Consultant Ophthalmologist,
Cataract & Refractive Surgeon

BMedSci BM BS MRCS MRCSEd MRCOpth FRCOphth MMedLaw PgD Cataract & Refractive Surgery

Amaurosis fugax

Font Size

What's going on?

This is transient ischaemic attack (TIA) of the retinal circulation. An embolus has lodged in the central retinal circulation and caused ischaemia of the retina. The embolus either dislodges or is lysed, and blood flow is restored. Classically, patients describe the sudden, painless onset of complete visual loss in one eye. Often they describe a black or grey curtain falling or rising over their vision.

If I examine the patient, what will I find?

By definition after the resolution of the episode there should be no residual visual defect. There may be a carotid bruit on auscultation (although some clinicians believe this is a completely worthless sign) or the patient may have atrial fibrillation.

What if I've diagnosed it?

If the diagnosis is clear-cut and the vision is completely restored with no evidence of any visual field defect, then referral to the eye service is not required.

If the diagnosis is in doubt the patient should be referred soon via letter.

If there are multiple episodes, the possibility of GCA should be considered and an ESR/CRP obtained, even in the absence of GCA symptoms. If GCA symptoms are present, urgent assessment of inflammatory indices and urgent referral if the results are positive is required.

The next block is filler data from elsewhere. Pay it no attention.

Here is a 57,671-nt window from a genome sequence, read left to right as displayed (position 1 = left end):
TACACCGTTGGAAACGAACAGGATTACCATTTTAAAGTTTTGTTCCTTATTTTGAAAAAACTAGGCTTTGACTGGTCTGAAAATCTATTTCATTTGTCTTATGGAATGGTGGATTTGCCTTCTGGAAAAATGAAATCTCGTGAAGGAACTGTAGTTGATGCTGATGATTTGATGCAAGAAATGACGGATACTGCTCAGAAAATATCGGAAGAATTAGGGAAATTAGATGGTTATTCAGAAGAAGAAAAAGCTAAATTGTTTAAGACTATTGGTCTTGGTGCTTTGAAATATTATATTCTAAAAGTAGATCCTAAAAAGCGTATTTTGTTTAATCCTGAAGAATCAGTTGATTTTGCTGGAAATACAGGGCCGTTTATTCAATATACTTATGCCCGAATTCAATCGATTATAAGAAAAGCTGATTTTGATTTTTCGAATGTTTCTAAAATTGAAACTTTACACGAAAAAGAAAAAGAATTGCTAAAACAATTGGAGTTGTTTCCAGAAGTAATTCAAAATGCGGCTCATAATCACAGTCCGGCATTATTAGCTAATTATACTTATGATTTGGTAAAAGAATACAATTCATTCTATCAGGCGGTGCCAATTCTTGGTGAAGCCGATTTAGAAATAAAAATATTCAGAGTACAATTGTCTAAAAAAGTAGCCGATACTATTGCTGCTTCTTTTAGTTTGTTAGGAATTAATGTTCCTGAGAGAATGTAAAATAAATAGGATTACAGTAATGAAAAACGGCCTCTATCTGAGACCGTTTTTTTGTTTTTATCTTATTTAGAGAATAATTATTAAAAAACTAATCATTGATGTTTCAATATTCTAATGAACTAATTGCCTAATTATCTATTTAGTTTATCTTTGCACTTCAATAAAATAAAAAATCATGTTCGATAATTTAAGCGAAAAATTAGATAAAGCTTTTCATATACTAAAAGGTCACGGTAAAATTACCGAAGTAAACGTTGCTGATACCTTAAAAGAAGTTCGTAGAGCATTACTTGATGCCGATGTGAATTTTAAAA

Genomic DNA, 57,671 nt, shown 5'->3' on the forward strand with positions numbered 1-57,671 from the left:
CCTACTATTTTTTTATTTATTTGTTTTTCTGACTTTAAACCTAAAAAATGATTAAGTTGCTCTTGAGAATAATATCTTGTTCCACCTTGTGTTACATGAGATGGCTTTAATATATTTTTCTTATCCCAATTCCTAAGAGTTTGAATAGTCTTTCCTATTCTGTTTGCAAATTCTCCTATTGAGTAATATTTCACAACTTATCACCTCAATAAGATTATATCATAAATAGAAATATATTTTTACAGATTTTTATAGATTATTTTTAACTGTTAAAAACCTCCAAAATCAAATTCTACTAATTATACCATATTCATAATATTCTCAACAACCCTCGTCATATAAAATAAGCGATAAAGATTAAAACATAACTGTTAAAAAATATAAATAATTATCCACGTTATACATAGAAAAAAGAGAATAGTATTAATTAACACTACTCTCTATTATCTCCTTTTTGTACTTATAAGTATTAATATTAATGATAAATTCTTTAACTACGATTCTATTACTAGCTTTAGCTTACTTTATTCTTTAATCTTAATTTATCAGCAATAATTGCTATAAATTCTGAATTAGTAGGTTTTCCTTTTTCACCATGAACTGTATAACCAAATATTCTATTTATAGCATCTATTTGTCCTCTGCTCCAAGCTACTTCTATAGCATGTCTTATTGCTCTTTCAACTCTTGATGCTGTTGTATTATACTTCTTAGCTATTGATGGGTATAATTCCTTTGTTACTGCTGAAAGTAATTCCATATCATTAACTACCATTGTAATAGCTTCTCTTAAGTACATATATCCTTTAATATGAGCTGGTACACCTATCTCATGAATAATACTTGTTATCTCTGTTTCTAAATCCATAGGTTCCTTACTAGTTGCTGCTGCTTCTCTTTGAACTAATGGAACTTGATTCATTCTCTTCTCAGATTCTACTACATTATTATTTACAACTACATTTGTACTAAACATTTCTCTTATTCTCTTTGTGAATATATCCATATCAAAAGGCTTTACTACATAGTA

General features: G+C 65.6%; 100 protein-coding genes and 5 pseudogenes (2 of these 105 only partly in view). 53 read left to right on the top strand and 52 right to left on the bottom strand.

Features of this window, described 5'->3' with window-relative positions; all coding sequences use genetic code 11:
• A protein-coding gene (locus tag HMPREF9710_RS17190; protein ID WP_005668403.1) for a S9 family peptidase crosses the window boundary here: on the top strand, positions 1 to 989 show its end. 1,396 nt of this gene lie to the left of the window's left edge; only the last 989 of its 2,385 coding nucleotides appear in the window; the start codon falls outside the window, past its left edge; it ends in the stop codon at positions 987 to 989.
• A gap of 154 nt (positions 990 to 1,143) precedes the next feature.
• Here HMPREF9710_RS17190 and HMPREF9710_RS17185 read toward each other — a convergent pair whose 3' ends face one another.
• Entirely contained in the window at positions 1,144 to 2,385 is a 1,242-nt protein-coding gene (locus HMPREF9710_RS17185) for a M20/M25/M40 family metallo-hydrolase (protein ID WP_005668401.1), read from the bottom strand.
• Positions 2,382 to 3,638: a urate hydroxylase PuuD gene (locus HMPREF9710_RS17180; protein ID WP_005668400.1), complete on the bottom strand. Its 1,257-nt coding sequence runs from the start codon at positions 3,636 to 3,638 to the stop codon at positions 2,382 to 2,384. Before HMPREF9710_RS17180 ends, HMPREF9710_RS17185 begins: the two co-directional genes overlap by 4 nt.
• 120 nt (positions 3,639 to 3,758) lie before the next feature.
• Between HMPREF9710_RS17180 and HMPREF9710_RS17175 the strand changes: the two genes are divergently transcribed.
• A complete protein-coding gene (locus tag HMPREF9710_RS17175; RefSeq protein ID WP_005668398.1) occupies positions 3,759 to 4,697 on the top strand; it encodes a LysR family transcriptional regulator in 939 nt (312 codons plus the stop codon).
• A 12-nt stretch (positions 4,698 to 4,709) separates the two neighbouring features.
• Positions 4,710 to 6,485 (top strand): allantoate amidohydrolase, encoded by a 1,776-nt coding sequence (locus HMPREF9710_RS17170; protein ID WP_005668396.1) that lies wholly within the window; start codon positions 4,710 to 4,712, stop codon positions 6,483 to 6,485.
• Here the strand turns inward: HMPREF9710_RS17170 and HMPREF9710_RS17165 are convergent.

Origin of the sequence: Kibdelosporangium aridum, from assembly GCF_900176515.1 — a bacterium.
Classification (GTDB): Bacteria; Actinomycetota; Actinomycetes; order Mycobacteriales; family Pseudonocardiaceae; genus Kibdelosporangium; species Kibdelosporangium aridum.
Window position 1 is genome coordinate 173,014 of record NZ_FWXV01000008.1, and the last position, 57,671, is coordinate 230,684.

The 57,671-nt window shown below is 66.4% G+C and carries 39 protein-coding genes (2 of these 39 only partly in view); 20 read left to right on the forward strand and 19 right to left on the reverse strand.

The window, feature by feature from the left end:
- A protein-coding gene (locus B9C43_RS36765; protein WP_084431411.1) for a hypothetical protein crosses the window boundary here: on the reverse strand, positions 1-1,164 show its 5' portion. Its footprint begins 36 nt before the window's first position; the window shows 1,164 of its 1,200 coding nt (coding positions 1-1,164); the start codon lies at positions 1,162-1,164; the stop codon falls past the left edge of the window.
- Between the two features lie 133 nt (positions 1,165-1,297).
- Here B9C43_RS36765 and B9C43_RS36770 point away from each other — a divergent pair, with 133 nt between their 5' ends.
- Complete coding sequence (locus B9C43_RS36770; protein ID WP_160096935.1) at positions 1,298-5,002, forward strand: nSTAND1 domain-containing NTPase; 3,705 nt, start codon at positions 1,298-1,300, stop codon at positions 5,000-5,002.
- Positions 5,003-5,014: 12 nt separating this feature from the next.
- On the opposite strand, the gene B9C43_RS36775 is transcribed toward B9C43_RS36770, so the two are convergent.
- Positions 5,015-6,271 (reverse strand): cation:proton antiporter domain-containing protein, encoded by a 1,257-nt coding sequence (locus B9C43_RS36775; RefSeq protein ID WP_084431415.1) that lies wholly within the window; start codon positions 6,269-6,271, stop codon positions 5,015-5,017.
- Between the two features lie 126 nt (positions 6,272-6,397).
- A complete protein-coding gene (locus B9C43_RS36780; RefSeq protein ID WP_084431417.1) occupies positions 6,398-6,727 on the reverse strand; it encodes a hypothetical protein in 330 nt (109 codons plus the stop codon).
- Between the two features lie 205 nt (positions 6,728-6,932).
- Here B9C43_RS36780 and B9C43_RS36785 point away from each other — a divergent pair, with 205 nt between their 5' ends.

Any predisposing factors should be addressed as described above.

If you have access to a TIA fast-track clinic, then refer according to local criteria.

What will the hospital do?

Carotid Dopplers and/or a cardiac echo will be organised. If carotid Dopplers indicate a significant stenosis, referral may be made directly to a vascular surgeon. Inflammatory indices should be checked in case the patient has occult asymptomatic GCA.

What do I need to do?

These patients are at risk of further embolic phenomena, which could result in a permanent occlusion (central retinal artery occlusion) or even a CVA. Cardiovascular risk factors should be addressed and carotid Dopplers or cardiac echo should be arranged to ensure there is no carotid or cardiac source of embolus. Antiplatelet medication should be considered as a prophylactic measure.

What to tell the patient

They have had a mini-stroke and are at risk of further ocular or cerebral embolic events.